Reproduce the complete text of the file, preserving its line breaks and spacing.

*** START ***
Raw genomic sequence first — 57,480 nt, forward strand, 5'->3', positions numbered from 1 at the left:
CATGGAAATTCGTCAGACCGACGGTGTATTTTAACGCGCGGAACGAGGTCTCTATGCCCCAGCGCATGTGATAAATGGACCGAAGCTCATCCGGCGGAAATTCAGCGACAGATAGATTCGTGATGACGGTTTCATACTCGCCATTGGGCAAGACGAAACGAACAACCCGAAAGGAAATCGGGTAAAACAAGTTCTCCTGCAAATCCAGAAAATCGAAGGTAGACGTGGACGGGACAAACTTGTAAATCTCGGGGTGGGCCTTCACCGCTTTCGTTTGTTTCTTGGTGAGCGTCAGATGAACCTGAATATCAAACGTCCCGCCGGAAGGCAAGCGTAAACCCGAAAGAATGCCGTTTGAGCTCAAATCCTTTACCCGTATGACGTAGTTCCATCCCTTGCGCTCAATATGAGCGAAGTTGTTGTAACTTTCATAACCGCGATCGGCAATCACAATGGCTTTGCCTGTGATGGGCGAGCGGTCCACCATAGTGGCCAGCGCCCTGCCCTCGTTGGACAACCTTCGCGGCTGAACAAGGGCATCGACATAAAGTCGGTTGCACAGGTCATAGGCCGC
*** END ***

Raw genomic sequence first — 57,480 nt, forward strand, 5'->3', positions numbered from 1 at the left:
CATGGAAATTCGTCAGACCGACGGTGTATTTTAACGCGCGGAACGAGGTCTCTATGCCCCAGCGCATGTGATAAATGGACCGAAGCTCATCCGGCGGAAATTCAGCGACAGATAGATTCGTGATGACGGTTTCATACTCGCCATTGGGCAAGACGAAACGAACAACCCGAAAGGAAATCGGGTAAAACAAGTTCTCCTGCAAATCCAGAAAATCGAAGGTAGACGTGGACGGGACAAACTTGTAAATCTCGGGGTGGGCCTTCACCGCTTTCGTTTGTTTCTTGGTGAGCGTCAGATGAACCTGAATATCAAACGTCCCGCCGGAAGGCAAGCGTAAACCCGAAAGAATGCCGTTTGAGCTCAAATCCTTTACCCGTATGACGTAGTTCCATCCCTTGCGCTCAATATGAGCGAAGTTGTTGTAACTTTCATAACCGCGATCGGCAATCACAATGGCTTTGCCTGTGATGGGCGAGCGGTCCACCATAGTGGCCAGCGCCCTGCCCTCGTTGGACAACCTTCGCGGCTGAACAAGGGCATCGACATAAAGTCGGTTGCACAGGTCATAGGCCGC